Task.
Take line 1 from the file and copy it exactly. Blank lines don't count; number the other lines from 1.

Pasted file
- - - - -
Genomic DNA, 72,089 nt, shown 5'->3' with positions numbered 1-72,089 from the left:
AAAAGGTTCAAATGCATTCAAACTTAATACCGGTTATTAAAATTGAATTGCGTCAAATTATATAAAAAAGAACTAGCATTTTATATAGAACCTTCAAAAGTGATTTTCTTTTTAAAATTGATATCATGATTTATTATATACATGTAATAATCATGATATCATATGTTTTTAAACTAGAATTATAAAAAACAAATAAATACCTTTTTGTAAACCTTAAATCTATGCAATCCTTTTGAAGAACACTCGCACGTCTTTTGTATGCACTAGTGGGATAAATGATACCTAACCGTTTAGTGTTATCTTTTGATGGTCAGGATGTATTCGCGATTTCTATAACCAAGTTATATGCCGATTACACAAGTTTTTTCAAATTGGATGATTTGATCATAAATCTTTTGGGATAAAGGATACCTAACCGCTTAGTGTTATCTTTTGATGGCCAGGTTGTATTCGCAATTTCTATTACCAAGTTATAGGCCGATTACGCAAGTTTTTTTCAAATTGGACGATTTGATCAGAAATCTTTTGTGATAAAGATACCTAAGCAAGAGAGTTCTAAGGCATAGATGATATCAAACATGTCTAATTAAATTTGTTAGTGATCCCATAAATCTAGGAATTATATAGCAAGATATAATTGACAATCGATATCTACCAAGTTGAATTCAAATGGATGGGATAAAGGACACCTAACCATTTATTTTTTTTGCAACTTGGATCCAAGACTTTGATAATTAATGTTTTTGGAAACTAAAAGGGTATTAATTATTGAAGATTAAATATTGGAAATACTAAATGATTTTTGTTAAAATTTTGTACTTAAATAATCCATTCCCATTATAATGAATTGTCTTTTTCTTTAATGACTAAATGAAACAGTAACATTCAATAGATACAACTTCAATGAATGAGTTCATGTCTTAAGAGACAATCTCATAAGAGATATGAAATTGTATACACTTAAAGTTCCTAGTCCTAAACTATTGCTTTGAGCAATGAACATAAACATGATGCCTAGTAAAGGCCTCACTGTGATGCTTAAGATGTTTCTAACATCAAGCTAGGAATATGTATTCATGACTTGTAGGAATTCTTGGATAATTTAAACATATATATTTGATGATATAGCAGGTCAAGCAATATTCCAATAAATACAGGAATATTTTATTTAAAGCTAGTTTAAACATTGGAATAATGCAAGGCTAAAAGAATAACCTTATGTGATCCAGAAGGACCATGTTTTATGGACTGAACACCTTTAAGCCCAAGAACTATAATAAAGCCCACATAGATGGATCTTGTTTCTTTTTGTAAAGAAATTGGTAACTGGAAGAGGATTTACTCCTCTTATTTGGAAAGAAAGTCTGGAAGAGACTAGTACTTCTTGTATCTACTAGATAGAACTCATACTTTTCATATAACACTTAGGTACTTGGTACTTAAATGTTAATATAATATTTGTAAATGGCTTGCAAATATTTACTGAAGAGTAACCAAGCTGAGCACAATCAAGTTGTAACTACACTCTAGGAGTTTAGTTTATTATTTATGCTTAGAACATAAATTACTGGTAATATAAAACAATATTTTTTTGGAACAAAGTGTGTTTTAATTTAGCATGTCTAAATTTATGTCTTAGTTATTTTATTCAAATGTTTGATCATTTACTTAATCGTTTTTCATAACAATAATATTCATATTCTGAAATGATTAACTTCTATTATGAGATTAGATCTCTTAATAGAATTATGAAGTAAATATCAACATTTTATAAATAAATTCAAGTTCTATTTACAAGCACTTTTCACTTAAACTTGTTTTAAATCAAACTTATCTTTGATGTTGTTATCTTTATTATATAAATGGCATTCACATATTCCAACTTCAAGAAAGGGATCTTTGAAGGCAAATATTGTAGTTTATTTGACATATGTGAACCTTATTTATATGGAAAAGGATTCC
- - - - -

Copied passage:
Genomic DNA, 72,089 nt, shown 5'->3' with positions numbered 1-72,089 from the left: